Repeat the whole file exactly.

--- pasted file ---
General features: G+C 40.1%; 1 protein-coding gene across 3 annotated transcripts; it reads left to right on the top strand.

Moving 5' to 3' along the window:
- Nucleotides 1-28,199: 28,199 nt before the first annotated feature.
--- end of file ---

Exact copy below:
General features: G+C 40.1%; 1 protein-coding gene across 3 annotated transcripts; it reads left to right on the top strand.

Moving 5' to 3' along the window:
- Nucleotides 1-28,199: 28,199 nt before the first annotated feature.